Dry and store chillies as soon as they’ve coloured up fully. By now they’ll have developed their full heat and flavour and as soon as the temperature starts to drop they’ll need harvesting before the cold weather sets in.
Thin-skinned chillies like cayennes and jalapenos can be dried and strung into pretty necklaces, to hang up in your kitchen and use as you need them through the winter (any thicker-skinned types, like habaneros, are best frozen whole – you can chop them straight from the freezer to use in your cooking).
Start by snipping off all the chillies from your plant, using sharp scissors or secateurs and cutting a little way up the stem to leave the green cap and a short length of stalk intact. Only ever store perfect fruit, as any blemishes will quickly worsen in storage and may turn rotten, infecting healthy fruits too.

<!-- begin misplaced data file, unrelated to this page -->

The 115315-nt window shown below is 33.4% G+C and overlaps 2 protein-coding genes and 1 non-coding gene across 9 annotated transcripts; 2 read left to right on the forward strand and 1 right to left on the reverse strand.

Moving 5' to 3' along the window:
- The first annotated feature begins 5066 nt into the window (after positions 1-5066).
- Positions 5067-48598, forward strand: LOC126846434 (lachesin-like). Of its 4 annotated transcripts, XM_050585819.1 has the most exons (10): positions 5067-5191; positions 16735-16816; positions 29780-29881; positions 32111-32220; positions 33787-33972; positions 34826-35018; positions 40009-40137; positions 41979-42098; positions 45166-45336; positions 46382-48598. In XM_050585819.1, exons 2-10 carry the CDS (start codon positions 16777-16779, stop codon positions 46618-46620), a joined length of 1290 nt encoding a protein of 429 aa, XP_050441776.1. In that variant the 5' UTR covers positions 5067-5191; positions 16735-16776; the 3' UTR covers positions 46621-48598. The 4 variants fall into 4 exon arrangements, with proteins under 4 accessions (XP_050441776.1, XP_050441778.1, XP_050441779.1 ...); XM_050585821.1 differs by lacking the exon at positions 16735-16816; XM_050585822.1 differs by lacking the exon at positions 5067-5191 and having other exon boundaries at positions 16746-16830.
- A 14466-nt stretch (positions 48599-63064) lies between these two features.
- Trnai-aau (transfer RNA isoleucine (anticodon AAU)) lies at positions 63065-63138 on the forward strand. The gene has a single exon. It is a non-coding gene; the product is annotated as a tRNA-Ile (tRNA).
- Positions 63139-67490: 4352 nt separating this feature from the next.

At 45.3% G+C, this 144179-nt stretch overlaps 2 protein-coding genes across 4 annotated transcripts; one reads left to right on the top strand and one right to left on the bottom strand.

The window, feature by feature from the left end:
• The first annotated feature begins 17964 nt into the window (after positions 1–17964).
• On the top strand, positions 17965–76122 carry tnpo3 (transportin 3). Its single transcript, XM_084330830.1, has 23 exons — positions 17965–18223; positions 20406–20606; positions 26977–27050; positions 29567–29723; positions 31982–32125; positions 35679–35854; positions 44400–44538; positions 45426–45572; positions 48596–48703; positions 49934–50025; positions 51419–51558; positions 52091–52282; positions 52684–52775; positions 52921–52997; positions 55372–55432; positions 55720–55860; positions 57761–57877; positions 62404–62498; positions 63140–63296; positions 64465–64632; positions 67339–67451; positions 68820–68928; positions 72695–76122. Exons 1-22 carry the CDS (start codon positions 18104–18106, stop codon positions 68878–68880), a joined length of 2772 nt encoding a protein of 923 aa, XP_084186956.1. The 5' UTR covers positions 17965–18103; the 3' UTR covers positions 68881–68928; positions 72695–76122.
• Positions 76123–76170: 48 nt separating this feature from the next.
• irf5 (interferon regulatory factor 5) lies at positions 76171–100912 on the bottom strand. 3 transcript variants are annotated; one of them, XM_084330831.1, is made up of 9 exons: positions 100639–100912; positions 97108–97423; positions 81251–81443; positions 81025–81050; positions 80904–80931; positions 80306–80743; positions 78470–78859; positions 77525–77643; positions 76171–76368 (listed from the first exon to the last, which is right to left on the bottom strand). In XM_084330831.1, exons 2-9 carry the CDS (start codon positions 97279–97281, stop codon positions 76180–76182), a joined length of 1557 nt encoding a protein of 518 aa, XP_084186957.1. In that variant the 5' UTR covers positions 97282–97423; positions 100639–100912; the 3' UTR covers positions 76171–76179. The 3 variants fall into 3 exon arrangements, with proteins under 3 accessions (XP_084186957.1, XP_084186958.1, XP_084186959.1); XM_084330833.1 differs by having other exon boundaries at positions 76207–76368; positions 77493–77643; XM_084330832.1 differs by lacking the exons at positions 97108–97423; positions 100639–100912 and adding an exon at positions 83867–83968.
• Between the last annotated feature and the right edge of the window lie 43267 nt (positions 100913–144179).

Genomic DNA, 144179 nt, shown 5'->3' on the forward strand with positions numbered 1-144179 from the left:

Thread a large needle with strong cotton or fishing line, then poke the needle through the fattest part of the stem of each chilli, stringing them together side by side. If you angle the needle at 45 degrees to horizontal, the chillies will sit in a spiral, like a bunch of grapes – the traditional Mexican way of hanging them up, known as a ‘ristra’.
Once you have a string of chillies about 60cm long, you can hang them up. Don’t be tempted to make your necklace longer as the weight may force the chillies together, making it difficult for them to dry. Instead, just make a second one with any you have left!
Hang your necklace somewhere warm and dry – a spare room or corridor is perfect, as long as it’s dry and frost-free. After a couple of weeks they will have dried completely: cut them away from the string one at a time as you need them to pep up your cooking.